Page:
If you’ve been a roadie for any length of time, it’s almost certain that you know someone who’s been hit by a car while riding. It’s the nightmare scenario for all of us who ride on the road, to be sure.
And while we all do our best to ride safely, it’s a potentiality that we really cannot afford to focus on. That said, have you ever thought seriously about what you should do, from a legal perspective, if it happens to you and you manage to avoid serious immediate injury?
In an eminently useful velonews.com article, former competitive cyclist and long-time cycling lawyer Bob Mionske provides a series of Do’s and Don’ts of how to handle a post-hit-by-car scenario that assumes you are relatively unscathed.
What makes this a really useful list is that more than a couple of Mionske’s exhorations defy our normal, typical human-nature-driven responses to the situation and related fallout.
For instance, he says: “DON’T volunteer that you are ‘OK.’ Ever. If an entirely legitimate injury develops later, it will look fishy to the insurance company if you initially assured the driver that you were OK. If you feel you have to say something at the scene, be vague about your sensations, and be clear that you need to go to a doctor for a medical evaluation.”
That makes perfect sense when read dispassionately from a distance, doesn’t it? But in the heat of the moment, and after taking stock personally of your condition, it’s almost instinctual to want to both reassure yourself and anyone around you that you’re OK.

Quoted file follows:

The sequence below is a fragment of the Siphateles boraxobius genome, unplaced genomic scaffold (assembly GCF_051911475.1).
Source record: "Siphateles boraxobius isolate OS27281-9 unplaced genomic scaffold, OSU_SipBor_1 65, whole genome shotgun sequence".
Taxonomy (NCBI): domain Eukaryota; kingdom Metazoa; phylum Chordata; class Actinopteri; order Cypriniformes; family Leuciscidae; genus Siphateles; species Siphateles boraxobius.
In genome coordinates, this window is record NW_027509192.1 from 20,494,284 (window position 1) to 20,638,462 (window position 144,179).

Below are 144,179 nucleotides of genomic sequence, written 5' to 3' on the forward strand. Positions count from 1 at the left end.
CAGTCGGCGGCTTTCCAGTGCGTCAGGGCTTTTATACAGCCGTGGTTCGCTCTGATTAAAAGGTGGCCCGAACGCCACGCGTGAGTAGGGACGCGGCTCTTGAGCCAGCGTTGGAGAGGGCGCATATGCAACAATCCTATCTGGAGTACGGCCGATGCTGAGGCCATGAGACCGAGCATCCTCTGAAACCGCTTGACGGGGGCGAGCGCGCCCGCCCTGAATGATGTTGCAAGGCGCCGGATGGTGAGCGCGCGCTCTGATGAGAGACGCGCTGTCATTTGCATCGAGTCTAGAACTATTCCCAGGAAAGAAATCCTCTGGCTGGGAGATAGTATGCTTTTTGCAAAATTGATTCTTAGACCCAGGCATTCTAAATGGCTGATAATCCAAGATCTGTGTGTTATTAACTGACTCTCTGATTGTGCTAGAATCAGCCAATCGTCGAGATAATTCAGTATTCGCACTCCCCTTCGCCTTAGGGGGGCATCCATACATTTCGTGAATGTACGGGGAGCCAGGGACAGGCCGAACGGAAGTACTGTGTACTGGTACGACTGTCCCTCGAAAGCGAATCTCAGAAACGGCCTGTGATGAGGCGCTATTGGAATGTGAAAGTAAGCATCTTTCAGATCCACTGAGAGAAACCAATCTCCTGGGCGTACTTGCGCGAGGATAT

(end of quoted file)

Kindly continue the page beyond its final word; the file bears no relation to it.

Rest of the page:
One other suggestion Mionske makes also goes against the grain of a cyclist’s natural tendency: “DO preserve your evidence. You may want to get your bike repaired right away — DON’T! Leave your bike in exactly the state it was in after the crash. Take photos. Have a mechanic take a look at it but don’t fix anything. What you need is the mechanic’s expert opinion about the condition of the bike after the crash. Keep your bike in exactly that condition until after you settle with the insurance company.”
This sounds to me to be almost as hard as not saying you’re OK after the crash. It would drive me nearly crazy not to repair my bike at my earliest opportunity. But it’s sound advice.
One thing Mionske doesn’t mention is doing the same thing with the gear you were wearing. Save it, and take photos, if it’s ruined. We can easily be wearing a few hundred dollars’ worth of clothing, shoes, helmet, gloves, etc., on a ride.
Take a few minutes to read the velonews article and keep it in the back of your mind – just in case.
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